Contingent Symbiosis and Civil Society in an Authoritarian State:
Understanding the Survival of China’s Grassroots NGOs1
Anthony J. Spires
The Chinese University of Hong Kong
Forthcoming, American Journal of Sociology, vol. 117, no. 1 (2011)
While Tocqueville-inspired research has shed light on the connection between
associations and democracy, we should not assume that democracy is the inevitable
offspring of civil society development. In (partial) recognition of this, corporatism
has to date served as the main theoretical rubric for making sense of officially
approved civil society organizations in authoritarian regimes. Yet neither a
Tocqueville-inspired ‘civil society as democracy’ model nor a corporatist analytical
framework can account for the experiences of bottom-up, ostensibly illegal grassroots
NGOs (nongovernmental organizations) in an authoritarian state. This article uses
such a case to argue that grassroots NGOs can survive in an authoritarian regime
when the state needs some of the welfare services supplied by the NGO, when the
state is fragmented, and when censorship of media keeps information local.
Moreover, based on extensive fieldwork in China, I argue that grassroots NGOs
survive in authoritarian regimes insofar as they refrain from broad democratic claims-
making and insofar as they address social problems that might otherwise fuel
grievances against the state. For its part, the state tolerates such groups as long as
particular state agents can claim credit for good works while maintaining plausible
deniability in the face of any problems, all the while reserving the right to suppress
any group that begins to pose a threat. Grassroots NGOs and authoritarian states can
thus co-exist in a ‘contingent symbiosis’ – a fragile relationship that – far from
pointing to any sort of inevitable democratization – allows ostensibly illegal groups to
operate openly while relieving the state of some of its social welfare obligations.
1 I would like to thank Deborah Davis for her patient guidance and detailed comments
on earlier drafts of this article, and for her encouragement throughout the research
process. I also owe a debt of gratitude to Kai Erikson, Ron Eyerman, John Nguyet
Erni, Ling-Yun Tang, Kin-man Chan, Rachel Stern, Eli Friedman, my colleagues at
The CUHK Centre for Civil Society Studies, and the anonymous AJS reviewers for
their excellent suggestions for revision. I regret I cannot thank by name the numerous
people in China who shared their time and perspectives with me. Any inaccuracies or
omissions are entirely my own. The research was supported in part by the Yale
Council on East Asian Studies Dissertation Fellowship. Direct correspondence to
Anthony J. Spires, Department of Sociology, 4th Floor, Sino Building, The Chinese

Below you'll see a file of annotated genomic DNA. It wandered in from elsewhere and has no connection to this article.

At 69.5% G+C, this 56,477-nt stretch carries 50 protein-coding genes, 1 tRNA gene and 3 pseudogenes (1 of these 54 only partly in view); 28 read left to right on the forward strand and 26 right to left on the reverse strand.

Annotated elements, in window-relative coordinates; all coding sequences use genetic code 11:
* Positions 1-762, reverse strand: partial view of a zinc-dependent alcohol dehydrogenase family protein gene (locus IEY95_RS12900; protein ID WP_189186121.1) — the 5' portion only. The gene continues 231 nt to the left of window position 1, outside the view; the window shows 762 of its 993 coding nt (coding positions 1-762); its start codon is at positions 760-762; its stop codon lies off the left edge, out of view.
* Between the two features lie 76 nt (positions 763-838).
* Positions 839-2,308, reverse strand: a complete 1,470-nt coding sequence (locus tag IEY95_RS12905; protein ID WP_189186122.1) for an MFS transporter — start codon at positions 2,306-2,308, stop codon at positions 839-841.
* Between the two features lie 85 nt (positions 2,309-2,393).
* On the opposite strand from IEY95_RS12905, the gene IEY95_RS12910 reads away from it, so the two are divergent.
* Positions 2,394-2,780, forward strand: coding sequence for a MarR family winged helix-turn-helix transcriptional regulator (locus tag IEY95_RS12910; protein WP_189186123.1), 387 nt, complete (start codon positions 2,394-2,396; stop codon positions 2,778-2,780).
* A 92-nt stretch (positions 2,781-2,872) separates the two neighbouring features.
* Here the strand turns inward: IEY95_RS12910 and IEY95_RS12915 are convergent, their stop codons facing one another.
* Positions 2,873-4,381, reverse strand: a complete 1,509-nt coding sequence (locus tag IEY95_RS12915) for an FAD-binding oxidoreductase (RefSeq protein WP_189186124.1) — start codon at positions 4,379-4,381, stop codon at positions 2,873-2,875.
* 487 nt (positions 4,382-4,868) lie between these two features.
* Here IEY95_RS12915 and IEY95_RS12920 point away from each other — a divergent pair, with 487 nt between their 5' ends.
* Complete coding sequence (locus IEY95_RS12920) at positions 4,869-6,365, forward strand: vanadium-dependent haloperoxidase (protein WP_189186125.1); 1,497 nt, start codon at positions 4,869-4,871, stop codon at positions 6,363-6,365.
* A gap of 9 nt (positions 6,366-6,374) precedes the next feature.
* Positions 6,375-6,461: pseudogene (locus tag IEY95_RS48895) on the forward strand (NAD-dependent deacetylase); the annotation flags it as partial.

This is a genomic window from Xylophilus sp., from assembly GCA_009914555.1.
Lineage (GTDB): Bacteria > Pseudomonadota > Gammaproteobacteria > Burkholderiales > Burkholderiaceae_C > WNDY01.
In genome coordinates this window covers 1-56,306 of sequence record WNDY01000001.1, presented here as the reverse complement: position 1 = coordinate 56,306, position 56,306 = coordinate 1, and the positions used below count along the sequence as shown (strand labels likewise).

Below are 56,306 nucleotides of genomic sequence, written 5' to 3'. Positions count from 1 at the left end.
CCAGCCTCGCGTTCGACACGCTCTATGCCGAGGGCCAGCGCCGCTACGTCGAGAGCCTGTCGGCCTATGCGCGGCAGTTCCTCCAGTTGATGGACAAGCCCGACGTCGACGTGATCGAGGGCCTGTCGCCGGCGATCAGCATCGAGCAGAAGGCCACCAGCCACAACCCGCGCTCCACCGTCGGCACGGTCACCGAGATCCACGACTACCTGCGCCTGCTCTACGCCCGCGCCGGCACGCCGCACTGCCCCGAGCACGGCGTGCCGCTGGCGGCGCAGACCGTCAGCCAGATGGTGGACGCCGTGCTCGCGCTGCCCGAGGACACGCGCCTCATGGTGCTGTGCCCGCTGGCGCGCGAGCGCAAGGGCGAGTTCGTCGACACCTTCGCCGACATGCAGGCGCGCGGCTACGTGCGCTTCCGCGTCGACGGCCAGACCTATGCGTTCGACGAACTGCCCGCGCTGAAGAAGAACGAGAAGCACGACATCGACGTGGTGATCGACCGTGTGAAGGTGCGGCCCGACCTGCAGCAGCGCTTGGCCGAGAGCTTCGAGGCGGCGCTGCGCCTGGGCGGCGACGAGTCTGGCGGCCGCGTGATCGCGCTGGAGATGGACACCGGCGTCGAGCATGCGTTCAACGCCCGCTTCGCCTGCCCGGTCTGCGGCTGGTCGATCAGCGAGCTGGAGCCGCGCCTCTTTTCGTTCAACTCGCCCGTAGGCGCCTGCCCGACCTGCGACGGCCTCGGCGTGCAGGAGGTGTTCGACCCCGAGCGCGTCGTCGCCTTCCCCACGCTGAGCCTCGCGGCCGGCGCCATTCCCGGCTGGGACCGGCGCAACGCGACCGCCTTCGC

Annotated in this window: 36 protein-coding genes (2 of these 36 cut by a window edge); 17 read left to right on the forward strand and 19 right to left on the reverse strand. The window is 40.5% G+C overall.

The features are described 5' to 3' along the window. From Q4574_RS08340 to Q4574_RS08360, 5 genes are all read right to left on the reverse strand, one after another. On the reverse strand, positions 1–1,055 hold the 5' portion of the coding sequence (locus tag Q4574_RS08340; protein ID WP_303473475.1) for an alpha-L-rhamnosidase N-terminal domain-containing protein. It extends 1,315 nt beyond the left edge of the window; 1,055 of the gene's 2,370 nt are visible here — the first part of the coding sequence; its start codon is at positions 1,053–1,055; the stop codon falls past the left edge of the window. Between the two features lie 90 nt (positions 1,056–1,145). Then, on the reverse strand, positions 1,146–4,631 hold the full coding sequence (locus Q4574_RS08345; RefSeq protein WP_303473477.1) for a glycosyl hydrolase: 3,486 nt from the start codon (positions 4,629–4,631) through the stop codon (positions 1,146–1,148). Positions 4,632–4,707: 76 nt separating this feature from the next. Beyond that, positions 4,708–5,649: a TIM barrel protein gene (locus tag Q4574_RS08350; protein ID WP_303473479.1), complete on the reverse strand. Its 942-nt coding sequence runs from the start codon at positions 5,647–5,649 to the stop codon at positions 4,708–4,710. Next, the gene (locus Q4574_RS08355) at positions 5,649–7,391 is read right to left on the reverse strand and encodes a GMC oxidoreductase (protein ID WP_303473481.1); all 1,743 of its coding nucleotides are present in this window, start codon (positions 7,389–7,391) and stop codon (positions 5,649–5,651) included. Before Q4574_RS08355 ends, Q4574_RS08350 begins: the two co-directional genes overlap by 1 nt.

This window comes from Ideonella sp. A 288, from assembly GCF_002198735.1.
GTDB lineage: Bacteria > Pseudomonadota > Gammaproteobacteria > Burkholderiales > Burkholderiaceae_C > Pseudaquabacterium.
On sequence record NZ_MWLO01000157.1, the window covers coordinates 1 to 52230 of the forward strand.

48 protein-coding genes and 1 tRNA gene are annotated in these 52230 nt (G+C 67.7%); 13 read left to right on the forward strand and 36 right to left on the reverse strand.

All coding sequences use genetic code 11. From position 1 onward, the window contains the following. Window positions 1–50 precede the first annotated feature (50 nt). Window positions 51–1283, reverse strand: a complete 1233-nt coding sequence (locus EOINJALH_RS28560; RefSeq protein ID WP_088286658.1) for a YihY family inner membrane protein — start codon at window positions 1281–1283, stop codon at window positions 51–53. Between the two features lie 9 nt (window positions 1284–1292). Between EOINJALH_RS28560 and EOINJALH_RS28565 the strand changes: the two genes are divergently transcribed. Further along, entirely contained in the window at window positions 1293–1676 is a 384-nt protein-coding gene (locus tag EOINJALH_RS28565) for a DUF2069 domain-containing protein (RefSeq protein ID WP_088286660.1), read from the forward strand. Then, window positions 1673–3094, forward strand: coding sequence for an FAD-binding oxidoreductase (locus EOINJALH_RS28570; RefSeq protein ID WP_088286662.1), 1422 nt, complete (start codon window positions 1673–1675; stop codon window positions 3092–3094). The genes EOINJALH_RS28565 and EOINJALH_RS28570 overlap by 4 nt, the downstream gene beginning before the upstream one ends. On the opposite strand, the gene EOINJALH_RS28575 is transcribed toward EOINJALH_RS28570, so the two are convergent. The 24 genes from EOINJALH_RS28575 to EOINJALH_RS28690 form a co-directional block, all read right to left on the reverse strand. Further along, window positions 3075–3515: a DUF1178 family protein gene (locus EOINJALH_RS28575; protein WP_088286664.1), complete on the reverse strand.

University of Hong Kong, Shatin, N.T., Hong Kong (firstname.lastname@example.org).
INTRODUCTION AND OVERVIEW
In a one-party authoritarian state that maintains a strong public security apparatus and
bans all associations operating without official supervision, how do some ostensibly
illegal organizations survive?
This article addresses this question and aims to explain how unauthorized grassroots
NGOs (nongovernmental organizations) maintain their existence in what most
observers consider a politically hostile environment. I begin by considering two
related literatures. First, I discuss neo-Tocquevillean theories of the relationship
between associations and democracy, particularly regarding the ways the state can
become vulnerable to citizen control through civil society organizations. I then
consider theories of state corporatism that emphasize how authoritarian states attempt
to fend off political challenges and control society through restrictions on and
oversight of citizens’ associations. While these two literatures offer insight into
democratic societies and government-approved associations in authoritarian regimes,
they are both inadequate for understanding the existence and experiences of
grassroots civil society organizations that are neither pressing for radical democratic
transformation nor serving as approved arms of an authoritarian state. Instead, I
argue, ground-level observations reveal a situation best characterized as ‘contingent
symbiosis’, a concept that captures the fragility and mutual benefits that characterize
the NGO-government relationship.
I begin by considering the contributions of Tocquevillean and corporatist perspectives
on civil society in authoritarian regimes. I then introduce the specific case of China,
discussing the definition of ‘grassroots groups’ as used here and giving a fuller